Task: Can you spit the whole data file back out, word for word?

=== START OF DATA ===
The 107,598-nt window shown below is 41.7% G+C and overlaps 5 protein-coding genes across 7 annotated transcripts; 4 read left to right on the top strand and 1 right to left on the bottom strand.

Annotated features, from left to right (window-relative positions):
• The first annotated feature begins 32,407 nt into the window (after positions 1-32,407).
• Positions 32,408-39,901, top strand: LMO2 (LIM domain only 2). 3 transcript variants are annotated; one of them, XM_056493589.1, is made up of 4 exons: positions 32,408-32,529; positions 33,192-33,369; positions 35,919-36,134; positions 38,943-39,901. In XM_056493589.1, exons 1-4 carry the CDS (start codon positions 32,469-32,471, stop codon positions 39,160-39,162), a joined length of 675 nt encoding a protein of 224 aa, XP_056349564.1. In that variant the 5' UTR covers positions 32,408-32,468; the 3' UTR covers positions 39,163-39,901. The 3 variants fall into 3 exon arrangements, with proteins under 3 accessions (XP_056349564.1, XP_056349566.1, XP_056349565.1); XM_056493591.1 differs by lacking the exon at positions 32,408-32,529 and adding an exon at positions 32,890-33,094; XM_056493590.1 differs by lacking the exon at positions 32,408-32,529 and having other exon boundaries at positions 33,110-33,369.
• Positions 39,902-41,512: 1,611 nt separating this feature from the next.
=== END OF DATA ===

The 107,598-nt window shown below is 41.7% G+C and overlaps 5 protein-coding genes across 7 annotated transcripts; 4 read left to right on the top strand and 1 right to left on the bottom strand.

Annotated features, from left to right (window-relative positions):
• The first annotated feature begins 32,407 nt into the window (after positions 1-32,407).
• Positions 32,408-39,901, top strand: LMO2 (LIM domain only 2). 3 transcript variants are annotated; one of them, XM_056493589.1, is made up of 4 exons: positions 32,408-32,529; positions 33,192-33,369; positions 35,919-36,134; positions 38,943-39,901. In XM_056493589.1, exons 1-4 carry the CDS (start codon positions 32,469-32,471, stop codon positions 39,160-39,162), a joined length of 675 nt encoding a protein of 224 aa, XP_056349564.1. In that variant the 5' UTR covers positions 32,408-32,468; the 3' UTR covers positions 39,163-39,901. The 3 variants fall into 3 exon arrangements, with proteins under 3 accessions (XP_056349564.1, XP_056349566.1, XP_056349565.1); XM_056493591.1 differs by lacking the exon at positions 32,408-32,529 and adding an exon at positions 32,890-33,094; XM_056493590.1 differs by lacking the exon at positions 32,408-32,529 and having other exon boundaries at positions 33,110-33,369.
• Positions 39,902-41,512: 1,611 nt separating this feature from the next.